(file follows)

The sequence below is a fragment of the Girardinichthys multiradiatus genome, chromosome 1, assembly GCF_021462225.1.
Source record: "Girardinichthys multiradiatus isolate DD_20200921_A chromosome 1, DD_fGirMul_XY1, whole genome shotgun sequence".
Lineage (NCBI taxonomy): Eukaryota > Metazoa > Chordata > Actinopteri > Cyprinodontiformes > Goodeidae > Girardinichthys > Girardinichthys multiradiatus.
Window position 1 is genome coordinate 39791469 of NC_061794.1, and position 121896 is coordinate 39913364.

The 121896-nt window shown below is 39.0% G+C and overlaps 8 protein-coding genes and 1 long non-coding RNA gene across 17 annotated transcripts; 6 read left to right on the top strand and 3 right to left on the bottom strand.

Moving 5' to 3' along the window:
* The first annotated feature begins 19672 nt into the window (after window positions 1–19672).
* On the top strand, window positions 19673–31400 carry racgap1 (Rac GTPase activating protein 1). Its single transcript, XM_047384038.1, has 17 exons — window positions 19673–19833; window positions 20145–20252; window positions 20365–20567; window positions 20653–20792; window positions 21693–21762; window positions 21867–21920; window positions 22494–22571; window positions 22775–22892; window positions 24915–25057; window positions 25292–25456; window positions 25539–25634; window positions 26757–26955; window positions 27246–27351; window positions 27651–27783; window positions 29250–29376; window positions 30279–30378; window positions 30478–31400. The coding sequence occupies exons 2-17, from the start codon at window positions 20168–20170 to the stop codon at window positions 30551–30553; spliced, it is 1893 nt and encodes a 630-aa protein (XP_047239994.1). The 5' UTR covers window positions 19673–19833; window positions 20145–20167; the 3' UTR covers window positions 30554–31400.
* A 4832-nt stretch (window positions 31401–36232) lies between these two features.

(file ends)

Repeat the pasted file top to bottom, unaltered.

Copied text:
The sequence below is a fragment of the Girardinichthys multiradiatus genome, chromosome 1, assembly GCF_021462225.1.
Source record: "Girardinichthys multiradiatus isolate DD_20200921_A chromosome 1, DD_fGirMul_XY1, whole genome shotgun sequence".
Lineage (NCBI taxonomy): Eukaryota > Metazoa > Chordata > Actinopteri > Cyprinodontiformes > Goodeidae > Girardinichthys > Girardinichthys multiradiatus.
Window position 1 is genome coordinate 39791469 of NC_061794.1, and position 121896 is coordinate 39913364.

The 121896-nt window shown below is 39.0% G+C and overlaps 8 protein-coding genes and 1 long non-coding RNA gene across 17 annotated transcripts; 6 read left to right on the top strand and 3 right to left on the bottom strand.

Moving 5' to 3' along the window:
* The first annotated feature begins 19672 nt into the window (after window positions 1–19672).
* On the top strand, window positions 19673–31400 carry racgap1 (Rac GTPase activating protein 1). Its single transcript, XM_047384038.1, has 17 exons — window positions 19673–19833; window positions 20145–20252; window positions 20365–20567; window positions 20653–20792; window positions 21693–21762; window positions 21867–21920; window positions 22494–22571; window positions 22775–22892; window positions 24915–25057; window positions 25292–25456; window positions 25539–25634; window positions 26757–26955; window positions 27246–27351; window positions 27651–27783; window positions 29250–29376; window positions 30279–30378; window positions 30478–31400. The coding sequence occupies exons 2-17, from the start codon at window positions 20168–20170 to the stop codon at window positions 30551–30553; spliced, it is 1893 nt and encodes a 630-aa protein (XP_047239994.1). The 5' UTR covers window positions 19673–19833; window positions 20145–20167; the 3' UTR covers window positions 30554–31400.
* A 4832-nt stretch (window positions 31401–36232) lies between these two features.